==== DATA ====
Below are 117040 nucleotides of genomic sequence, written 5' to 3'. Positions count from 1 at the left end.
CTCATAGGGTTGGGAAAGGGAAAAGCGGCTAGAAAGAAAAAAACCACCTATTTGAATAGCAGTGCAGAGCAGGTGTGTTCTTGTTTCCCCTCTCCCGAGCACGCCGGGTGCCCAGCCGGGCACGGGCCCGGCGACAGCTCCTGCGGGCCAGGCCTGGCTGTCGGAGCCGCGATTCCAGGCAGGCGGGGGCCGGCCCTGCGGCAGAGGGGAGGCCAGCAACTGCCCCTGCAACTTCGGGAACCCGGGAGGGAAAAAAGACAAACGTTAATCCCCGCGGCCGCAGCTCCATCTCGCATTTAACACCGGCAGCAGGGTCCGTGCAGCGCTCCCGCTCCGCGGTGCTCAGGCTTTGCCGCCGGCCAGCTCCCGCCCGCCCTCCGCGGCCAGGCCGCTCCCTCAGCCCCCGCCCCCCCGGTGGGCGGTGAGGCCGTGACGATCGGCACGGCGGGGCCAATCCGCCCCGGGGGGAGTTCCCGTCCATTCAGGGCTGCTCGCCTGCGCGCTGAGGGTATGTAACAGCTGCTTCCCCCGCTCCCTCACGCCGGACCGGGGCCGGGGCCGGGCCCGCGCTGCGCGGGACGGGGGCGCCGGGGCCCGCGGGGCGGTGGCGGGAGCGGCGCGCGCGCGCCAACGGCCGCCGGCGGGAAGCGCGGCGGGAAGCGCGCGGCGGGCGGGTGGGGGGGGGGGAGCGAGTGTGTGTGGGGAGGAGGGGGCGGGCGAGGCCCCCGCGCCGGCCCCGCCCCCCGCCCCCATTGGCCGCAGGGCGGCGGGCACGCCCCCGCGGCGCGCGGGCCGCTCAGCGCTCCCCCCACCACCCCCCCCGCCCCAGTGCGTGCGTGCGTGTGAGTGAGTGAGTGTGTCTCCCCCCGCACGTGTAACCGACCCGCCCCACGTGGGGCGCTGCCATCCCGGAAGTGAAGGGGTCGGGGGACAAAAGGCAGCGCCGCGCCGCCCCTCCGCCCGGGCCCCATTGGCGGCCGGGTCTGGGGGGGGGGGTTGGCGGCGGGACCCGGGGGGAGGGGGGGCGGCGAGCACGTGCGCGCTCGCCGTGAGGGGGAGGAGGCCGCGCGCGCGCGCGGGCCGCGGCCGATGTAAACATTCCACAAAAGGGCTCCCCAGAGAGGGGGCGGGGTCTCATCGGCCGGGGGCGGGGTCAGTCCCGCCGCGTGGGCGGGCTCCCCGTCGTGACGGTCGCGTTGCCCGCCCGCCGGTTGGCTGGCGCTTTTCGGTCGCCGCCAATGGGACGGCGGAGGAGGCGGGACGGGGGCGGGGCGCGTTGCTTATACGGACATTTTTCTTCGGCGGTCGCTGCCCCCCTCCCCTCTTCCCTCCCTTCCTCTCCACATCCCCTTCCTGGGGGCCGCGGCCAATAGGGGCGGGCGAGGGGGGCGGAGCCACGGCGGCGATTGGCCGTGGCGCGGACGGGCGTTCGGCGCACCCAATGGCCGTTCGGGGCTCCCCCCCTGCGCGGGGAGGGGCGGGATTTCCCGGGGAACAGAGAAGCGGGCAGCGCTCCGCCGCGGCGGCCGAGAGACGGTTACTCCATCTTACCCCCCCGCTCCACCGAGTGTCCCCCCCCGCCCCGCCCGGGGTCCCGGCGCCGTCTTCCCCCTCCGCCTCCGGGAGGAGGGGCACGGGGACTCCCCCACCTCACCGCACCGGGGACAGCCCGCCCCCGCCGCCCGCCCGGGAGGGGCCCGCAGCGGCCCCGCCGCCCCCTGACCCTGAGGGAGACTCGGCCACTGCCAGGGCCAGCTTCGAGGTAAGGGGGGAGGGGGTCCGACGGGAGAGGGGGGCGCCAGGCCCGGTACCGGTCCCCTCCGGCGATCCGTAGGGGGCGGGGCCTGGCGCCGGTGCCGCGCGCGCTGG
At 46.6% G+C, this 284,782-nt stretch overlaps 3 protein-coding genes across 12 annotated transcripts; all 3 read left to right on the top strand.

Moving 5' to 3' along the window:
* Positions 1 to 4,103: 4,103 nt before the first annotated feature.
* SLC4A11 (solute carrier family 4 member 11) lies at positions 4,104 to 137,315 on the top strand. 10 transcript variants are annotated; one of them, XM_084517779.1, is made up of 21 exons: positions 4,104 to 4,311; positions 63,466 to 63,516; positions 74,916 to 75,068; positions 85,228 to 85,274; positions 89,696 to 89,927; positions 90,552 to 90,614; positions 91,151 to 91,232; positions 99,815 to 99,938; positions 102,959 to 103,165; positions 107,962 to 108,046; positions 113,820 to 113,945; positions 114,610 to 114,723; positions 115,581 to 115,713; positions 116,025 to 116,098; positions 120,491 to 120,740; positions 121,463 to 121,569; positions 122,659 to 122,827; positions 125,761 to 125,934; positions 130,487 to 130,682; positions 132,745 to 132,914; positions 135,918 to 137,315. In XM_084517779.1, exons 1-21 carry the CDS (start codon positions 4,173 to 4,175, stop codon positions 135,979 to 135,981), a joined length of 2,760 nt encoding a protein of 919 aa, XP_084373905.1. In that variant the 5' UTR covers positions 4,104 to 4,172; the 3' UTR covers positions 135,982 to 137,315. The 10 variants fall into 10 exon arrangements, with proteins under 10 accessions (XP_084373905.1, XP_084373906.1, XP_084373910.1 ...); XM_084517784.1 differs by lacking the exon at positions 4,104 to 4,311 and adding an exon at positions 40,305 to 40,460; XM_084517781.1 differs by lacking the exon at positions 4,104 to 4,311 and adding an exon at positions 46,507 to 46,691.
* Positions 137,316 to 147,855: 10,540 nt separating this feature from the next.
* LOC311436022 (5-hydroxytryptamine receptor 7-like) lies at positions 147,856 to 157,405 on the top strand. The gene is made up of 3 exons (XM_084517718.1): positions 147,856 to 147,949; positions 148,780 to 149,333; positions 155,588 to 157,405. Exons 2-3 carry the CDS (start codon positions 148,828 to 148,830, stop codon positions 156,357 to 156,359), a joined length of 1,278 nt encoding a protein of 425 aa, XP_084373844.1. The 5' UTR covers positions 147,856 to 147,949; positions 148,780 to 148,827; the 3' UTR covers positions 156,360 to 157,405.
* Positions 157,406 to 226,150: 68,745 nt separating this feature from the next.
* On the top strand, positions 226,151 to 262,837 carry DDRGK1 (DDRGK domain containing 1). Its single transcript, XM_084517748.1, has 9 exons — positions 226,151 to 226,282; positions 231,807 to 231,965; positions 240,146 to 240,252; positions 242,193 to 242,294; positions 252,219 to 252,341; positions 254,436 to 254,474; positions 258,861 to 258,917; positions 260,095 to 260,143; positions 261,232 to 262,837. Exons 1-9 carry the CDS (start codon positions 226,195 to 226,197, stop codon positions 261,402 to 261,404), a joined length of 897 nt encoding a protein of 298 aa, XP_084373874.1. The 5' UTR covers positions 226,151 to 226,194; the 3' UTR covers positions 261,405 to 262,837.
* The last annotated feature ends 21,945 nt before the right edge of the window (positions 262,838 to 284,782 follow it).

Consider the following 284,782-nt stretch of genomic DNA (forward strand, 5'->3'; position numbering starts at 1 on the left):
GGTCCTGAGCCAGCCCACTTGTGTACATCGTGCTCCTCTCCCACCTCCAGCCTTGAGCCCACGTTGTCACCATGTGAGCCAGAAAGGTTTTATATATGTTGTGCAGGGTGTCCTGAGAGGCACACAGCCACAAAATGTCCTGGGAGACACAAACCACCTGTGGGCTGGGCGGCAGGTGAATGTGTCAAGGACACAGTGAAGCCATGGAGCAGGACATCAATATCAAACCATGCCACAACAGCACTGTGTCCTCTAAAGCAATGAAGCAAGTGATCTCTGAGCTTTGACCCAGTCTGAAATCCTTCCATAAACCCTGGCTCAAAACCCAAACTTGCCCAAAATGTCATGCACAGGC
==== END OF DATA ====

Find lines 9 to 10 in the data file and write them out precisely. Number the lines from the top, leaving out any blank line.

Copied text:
* Positions 157,406 to 226,150: 68,745 nt separating this feature from the next.
* On the top strand, positions 226,151 to 262,837 carry DDRGK1 (DDRGK domain containing 1). Its single transcript, XM_084517748.1, has 9 exons — positions 226,151 to 226,282; positions 231,807 to 231,965; positions 240,146 to 240,252; positions 242,193 to 242,294; positions 252,219 to 252,341; positions 254,436 to 254,474; positions 258,861 to 258,917; positions 260,095 to 260,143; positions 261,232 to 262,837. Exons 1-9 carry the CDS (start codon positions 226,195 to 226,197, stop codon positions 261,402 to 261,404), a joined length of 897 nt encoding a protein of 298 aa, XP_084373874.1. The 5' UTR covers positions 226,151 to 226,194; the 3' UTR covers positions 261,405 to 262,837.